My mother is visiting this week and we got to (drumroll please) enjoy a whole pitcher of mango sangria together! Which, clearly, I’m very excited about, and I’ll tell you why: it’s one of the joys of growing older while my mother is still in my life. Because the older I get, the more I learn about new foods, which I can then share with her.
Like, say, an easy red wine sangria recipe!
So, as I said, my mother is here enjoying all the beautiful Phoenix weather with us, and with her arrival came our belated Christmas presents.
Most of my presents were a surprise, consisting of clothes and some awesome Star Wars jewelry, but I already knew what she got for an old friend of mine: Sangria Recipes by Lisa Shea.
And being the person that I am, I had no problem taking his presents and trying out a random sangria recipe.
Because, food blog.
Need I say more?
And really, what better way to pay my mother back for such thoughtful gifts than to
get her drunk make a delicious drink she can enjoy on the patio?
So I flipped through the book and settled on the first recipe that caught my eye:
A mango sangria recipe that’s spiked with orange cointreau.
There was just something about the combination of mango and orange that already had me reaching for my car keys so we could go buy some fresh fruit.
Between the two of us, an old friend of mine is the sangria connoisseur. Whenever we go to a restaurant that serves it, he almost always orders a glass, and he grades them all against the sangria we get at our favorite mom-n-pop Italian restaurant.
And I’ve gotta admit, they do have some amazing sangria, filled with all the best fruits – strawberries, raspberries, blueberries, blackberries, etc etc… but at the same time, that’s the same fruit that all the restaurants put in their sangria.
It’s very rare to find a red wine sangria that doesn’t pile on the standard red and blue fruits.
I guess that’s why this particular sweet red sangria recipe jumped out at me, since I adore mango and orange and had yet to ever see mango sangria. Plus, any red sangria recipe with brandy gets a thumbs up in my book!
The flavor combo was too interesting to ignore. I was worried the sangria might be too start with the lemonade, lemons, and limes, but they ended up being the perfect touch to kick up the otherwise mild mango and bold red wine.
Going by this recipe alone, I highly recommend picking up a copy of Sangria Recipes by Lisa Shea.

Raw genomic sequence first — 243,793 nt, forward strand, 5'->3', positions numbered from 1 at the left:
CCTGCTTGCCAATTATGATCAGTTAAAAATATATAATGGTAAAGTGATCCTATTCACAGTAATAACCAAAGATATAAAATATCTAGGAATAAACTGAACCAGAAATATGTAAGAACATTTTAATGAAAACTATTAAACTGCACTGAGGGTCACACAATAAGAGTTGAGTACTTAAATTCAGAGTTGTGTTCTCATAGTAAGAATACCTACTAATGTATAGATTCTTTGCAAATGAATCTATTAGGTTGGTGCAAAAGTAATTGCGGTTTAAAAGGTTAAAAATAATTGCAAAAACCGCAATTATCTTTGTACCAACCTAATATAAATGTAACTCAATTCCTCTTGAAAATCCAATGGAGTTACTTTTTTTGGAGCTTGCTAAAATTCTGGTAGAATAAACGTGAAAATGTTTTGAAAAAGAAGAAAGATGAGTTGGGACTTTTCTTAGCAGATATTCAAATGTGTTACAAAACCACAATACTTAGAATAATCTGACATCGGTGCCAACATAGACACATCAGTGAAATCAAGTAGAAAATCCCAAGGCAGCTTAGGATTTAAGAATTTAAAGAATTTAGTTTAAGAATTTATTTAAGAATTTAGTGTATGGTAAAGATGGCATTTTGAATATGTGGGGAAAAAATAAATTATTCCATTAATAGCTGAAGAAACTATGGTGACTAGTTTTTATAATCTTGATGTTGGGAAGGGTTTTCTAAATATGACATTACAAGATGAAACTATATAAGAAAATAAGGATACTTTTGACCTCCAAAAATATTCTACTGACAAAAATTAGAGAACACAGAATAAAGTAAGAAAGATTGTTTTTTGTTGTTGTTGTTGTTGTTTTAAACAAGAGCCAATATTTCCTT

I can’t wait to make more of her recipes on the hot summer days in our future!
Can you substitute Cointreau for Grand Marnier?
I have a lot to learn when it comes to spirits, so when a reader asked me this question, I had to do some research… and was surprised by the answer.
While Cointreau and Grand Mariner can both be classified as an orange-flavored liqueur, Cointreau is technically a triple sec. This means that while Grand Mariner is orange in color and made with brandy, Cointreau is colorless and made with neutral spirits.
So could you use Grand Marnier in place of Cointreau? Yes, so long as you don’t have an aversion to brandy. Aside from that, both liqueurs will have a pleasant orange flavor that will do just fine in this sweet red sangria recipe.
Notes & tips for this easy red wine sangria recipe
- I couldn’t find the pitcher I used for the photos online, but in my searches, I simply fell in love with this sangria pitcher set. It’s on my Christmas list!
- If you’d something more simple, this stemless wine glasses can be used for any drink recipe and will look just as classy.
- I enjoyed Sangria Recipes by Lisa Shea so much that I also featured another one of her tasty drinks: Blackbeard Berry Sangria. It’s not a tropical sangria recipe, but I promise it’s just as tasty. Be sure to check it out!
More tasty drinks
Orange Mango Sangria
Delicious orange mango sangria with sweet red wine infused with mango, orange, lemon, and lime, then spiked with a surprise shot of orange cointreau.
Place cut mango, orange, lemon, and lime in a large pitcher. Pour in the lemonade and the Rioja and stir well.
Taste test the sangria. It should be sweet and a bit tart; it will get sweeter as the fruit juice blends into the drink. If you'd like the sangria to be sweeter, add 1 tablespoon of granulated sugar at a time (up to a maximum of 3) until desired sweetness is reached.
- Let sangria sit in the refrigerator for at least 6 hours or ideally overnight.
Serve mango sangria with additional orange slices, if desired.
Recipe from Sangria Recipes by Lisa Shea.